Practical hurdles to the effectiveness of the right to work for asylum-seekers and refugees are common to all Member States, and include lack of knowledge among employers that both groups are allowed to work, insufficient language knowledge, lack of certificates and diplomas to acknowledge specialised skills, as well as asylum-seekers’ residence in reception centres that are often located in remote areas far from economic centres.
The level of benefits provided to asylum-seekers also differs from Member State to Member State. Subsistence allowances depend on whether the asylum-seeker is in a reception centre, whether that reception centre provides food or not, etc. For instance, the monthly subsistence allowance for an adult not accommodated in an reception centre is approx. €347 in Spain, €343 in France, €216 in Germany, €180 in Poland, and €178 in the Netherlands; Sweden provides €227 in an accommodation centre where no food is provided.
A comparison between the social benefits granted to asylum-seekers in the different Member States is difficult to carry out, as countries provide many benefits to asylum-seekers in kind, and the range and value of those benefits in kind is difficult to assess. It can be said that, as a general rule, the differences in the level of benefits provided to asylum-seekers correspond to the differences in living costs among Member States. They also reflect different approaches to social welfare provision.
From an economic point of view, migration flows can contribute to domestic labour markets as they can fill gaps in low and high-skilled occupations; they can address labour market imbalances (some even claim demographic ones), and they can contribute more in taxes/social benefits than they receive. Yet the huge influx of asylum-seekers in 2015 challenges the standard economic paradigm, and above all raises concerns about the costs of migration. Processing and supporting large numbers of asylum-seekers will be costly in the short run, but at the same time offers an opportunity for the EU to revamp its migration policy. Many comparative studies and time-series data suggest that, in the long term, waves of refugees and migrants have had a neutral or slightly positive impact on public finances.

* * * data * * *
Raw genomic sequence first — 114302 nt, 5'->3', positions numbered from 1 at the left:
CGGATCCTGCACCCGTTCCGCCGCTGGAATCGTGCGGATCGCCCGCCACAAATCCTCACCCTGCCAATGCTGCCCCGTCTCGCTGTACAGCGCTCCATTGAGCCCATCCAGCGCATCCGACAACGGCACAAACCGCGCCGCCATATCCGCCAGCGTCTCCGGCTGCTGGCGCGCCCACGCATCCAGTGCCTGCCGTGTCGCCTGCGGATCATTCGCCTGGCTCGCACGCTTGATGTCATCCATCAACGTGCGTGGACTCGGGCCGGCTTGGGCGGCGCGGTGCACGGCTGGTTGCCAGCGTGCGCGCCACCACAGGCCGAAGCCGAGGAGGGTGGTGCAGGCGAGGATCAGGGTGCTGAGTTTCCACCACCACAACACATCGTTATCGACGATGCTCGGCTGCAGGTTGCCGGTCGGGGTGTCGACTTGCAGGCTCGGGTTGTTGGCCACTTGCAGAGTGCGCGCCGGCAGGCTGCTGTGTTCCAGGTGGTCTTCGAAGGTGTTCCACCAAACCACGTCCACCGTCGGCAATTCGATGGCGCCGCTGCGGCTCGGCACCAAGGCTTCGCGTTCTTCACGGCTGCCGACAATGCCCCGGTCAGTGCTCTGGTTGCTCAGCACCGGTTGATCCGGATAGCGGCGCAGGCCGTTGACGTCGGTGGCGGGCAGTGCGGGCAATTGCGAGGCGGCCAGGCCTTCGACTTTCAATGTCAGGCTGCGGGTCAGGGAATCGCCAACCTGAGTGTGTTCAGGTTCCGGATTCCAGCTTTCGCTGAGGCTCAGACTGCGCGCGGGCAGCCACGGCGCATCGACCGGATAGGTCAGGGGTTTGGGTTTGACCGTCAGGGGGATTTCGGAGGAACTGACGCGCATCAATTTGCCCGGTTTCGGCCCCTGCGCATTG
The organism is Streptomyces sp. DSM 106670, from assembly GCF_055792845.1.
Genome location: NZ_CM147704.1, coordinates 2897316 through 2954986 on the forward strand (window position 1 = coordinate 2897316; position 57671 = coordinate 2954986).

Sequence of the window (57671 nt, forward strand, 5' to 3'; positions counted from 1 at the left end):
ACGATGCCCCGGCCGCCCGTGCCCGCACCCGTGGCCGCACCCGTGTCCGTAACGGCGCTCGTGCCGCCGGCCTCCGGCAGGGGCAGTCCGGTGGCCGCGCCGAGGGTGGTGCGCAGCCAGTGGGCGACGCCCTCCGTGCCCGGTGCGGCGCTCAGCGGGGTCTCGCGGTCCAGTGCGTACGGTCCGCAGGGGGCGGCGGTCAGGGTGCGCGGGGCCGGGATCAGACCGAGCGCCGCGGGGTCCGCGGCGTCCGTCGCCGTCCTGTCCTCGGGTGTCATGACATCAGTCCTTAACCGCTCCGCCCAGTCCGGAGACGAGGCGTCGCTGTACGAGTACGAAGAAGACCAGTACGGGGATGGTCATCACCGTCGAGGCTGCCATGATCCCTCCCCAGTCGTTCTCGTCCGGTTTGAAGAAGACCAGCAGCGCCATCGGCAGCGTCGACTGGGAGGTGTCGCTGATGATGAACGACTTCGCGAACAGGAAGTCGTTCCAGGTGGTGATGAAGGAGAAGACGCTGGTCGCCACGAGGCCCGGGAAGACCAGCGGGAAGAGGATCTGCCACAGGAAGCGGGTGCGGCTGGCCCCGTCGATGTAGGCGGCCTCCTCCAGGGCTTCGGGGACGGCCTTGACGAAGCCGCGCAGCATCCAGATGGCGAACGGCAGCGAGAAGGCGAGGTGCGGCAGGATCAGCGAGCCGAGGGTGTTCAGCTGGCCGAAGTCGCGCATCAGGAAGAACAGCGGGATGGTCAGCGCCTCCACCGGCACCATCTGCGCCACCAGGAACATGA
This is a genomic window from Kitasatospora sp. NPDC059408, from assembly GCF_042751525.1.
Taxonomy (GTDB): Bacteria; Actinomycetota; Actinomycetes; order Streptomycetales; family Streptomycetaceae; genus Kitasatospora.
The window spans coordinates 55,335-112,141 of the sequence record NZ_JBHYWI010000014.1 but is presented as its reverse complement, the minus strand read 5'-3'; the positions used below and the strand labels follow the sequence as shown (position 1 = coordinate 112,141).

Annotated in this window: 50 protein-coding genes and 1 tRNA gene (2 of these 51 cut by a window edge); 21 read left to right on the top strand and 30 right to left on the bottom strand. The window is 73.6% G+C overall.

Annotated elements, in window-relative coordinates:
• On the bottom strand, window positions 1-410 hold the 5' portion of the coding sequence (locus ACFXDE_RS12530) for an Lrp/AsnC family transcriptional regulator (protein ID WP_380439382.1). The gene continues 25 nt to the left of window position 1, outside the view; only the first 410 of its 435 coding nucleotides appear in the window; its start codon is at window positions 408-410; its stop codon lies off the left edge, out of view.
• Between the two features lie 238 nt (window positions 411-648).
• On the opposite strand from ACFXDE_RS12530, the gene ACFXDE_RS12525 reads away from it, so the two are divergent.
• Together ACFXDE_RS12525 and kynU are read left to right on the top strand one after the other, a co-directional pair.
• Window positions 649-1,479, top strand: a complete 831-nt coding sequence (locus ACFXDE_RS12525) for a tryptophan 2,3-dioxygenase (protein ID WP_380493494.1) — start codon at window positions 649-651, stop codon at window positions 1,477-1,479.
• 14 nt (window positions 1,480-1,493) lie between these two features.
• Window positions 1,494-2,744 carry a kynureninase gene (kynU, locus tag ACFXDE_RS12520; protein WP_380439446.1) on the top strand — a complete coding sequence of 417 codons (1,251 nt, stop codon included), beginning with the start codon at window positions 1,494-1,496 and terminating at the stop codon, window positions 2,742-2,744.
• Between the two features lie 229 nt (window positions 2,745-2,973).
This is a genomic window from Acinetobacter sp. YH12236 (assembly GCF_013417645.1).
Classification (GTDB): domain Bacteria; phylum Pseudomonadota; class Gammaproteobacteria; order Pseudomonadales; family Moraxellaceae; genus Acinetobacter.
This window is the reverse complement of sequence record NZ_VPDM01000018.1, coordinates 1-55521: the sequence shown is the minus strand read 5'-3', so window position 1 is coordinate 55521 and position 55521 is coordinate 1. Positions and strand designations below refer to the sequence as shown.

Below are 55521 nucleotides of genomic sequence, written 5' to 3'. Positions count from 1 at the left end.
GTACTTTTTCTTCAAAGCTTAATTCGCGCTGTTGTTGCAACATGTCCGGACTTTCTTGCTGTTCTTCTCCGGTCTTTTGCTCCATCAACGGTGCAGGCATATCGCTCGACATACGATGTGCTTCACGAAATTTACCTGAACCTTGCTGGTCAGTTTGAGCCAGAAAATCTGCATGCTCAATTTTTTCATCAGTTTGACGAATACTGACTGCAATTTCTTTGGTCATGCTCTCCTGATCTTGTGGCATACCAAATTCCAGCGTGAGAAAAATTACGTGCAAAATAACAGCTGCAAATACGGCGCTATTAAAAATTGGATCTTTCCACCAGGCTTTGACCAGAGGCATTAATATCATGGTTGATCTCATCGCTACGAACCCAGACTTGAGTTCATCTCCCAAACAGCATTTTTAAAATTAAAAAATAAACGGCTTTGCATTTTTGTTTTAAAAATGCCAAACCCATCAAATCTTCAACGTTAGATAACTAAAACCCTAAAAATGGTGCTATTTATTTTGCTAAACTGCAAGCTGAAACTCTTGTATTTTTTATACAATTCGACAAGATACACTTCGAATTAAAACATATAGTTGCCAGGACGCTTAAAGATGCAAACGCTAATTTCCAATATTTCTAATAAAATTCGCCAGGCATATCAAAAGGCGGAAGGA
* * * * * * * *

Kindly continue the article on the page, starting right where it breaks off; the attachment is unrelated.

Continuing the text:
Hence, one of the crucial factors in integrating asylum-seekers is to make labour markets accessible, and to evaluate the ongoing trend of shortening periods for their admission. While reliable data on qualification levels remain scarce, e.g. in Germany, past experience suggests that much potential remains unused and over-qualification is thus an important challenge.
Migrant populations in the EU are more than twice as likely to be unemployed. Another factor in successful migrant integration is the employment rate. In France, the Netherlands, Sweden, and to a lesser degree in Germany, the difference between third-country nationals and domestic workers is more pronounced (up to 28 percentage points) than in Bulgaria, Italy and Poland. The employment rate for third-country nationals in Poland is 65%, and only slightly lower than the total population. As to the institutional framework for integrating migrants into domestic labour markets, those in Sweden, Germany, the Netherlands, and Spain fare significantly better than those in France, Poland, and Bulgaria. A recent paper comparing Britain and Germany found that with regards to EU migration, the often-claimed difference between contributory and non-contributory welfare states is far less relevant. By contrast, improving administrative and state capacities promise to be more effective.
Finally, the quality of integration of successful asylum-seekers typically hinges upon early and intensive language training, to assess individual skills, to provide easy school access, to address health and social problems, and to engage in dialogue with employers.
Read the complete In-depth analysis on ‘Work and social welfare for asylum-seekers and refugees: selected EU Member States‘ in PDF.